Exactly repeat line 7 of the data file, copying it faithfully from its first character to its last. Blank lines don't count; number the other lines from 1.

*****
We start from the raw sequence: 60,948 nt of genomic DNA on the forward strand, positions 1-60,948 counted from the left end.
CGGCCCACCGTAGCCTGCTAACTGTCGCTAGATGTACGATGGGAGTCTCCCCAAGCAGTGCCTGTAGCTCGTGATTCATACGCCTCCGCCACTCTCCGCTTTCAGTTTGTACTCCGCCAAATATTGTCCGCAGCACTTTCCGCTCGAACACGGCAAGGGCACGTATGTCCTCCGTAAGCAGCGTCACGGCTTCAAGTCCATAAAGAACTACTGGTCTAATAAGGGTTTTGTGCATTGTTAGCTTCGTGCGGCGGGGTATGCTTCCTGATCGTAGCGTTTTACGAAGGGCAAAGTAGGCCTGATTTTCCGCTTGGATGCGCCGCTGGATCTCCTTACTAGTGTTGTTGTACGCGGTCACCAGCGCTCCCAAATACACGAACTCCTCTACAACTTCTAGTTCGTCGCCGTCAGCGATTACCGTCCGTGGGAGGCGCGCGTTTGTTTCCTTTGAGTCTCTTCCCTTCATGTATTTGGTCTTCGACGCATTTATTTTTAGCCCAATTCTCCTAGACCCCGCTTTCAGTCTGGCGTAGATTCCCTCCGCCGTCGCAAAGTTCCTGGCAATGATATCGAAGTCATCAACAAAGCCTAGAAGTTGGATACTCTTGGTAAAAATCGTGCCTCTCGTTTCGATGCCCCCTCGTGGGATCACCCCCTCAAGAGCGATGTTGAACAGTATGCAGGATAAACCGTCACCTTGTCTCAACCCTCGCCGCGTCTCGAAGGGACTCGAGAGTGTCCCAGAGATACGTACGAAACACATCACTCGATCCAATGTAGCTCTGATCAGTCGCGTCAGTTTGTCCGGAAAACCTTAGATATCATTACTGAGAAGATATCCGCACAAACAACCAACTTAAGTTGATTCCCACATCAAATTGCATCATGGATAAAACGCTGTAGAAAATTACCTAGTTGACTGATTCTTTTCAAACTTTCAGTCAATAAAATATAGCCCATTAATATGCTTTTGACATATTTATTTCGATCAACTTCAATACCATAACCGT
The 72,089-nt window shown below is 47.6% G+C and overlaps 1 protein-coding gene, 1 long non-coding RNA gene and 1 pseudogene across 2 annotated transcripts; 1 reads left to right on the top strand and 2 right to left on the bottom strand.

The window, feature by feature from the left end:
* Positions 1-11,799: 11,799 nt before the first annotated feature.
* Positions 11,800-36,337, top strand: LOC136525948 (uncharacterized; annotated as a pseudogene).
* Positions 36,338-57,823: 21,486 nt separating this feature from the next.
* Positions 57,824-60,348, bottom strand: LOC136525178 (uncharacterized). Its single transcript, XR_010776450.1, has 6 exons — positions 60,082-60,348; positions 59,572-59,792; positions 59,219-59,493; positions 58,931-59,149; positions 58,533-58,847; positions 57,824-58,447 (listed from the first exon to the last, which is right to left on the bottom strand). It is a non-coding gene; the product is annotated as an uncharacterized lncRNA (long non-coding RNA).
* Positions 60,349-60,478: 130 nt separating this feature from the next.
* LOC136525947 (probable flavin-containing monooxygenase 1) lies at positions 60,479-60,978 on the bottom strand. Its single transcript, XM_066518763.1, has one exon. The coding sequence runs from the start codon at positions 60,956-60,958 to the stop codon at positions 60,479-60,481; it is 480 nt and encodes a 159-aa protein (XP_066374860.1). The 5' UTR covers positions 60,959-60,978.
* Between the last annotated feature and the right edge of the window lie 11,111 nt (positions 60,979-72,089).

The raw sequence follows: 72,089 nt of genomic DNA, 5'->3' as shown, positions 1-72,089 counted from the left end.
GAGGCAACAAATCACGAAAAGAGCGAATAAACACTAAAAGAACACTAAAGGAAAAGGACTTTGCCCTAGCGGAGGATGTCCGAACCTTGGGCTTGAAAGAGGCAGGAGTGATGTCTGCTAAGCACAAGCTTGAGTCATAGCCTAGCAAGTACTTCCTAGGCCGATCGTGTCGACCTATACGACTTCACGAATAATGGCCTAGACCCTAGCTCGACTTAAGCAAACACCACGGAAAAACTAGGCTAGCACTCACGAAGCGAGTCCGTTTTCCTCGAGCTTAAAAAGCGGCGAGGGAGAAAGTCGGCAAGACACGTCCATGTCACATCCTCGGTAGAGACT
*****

* Positions 36,338-57,823: 21,486 nt separating this feature from the next.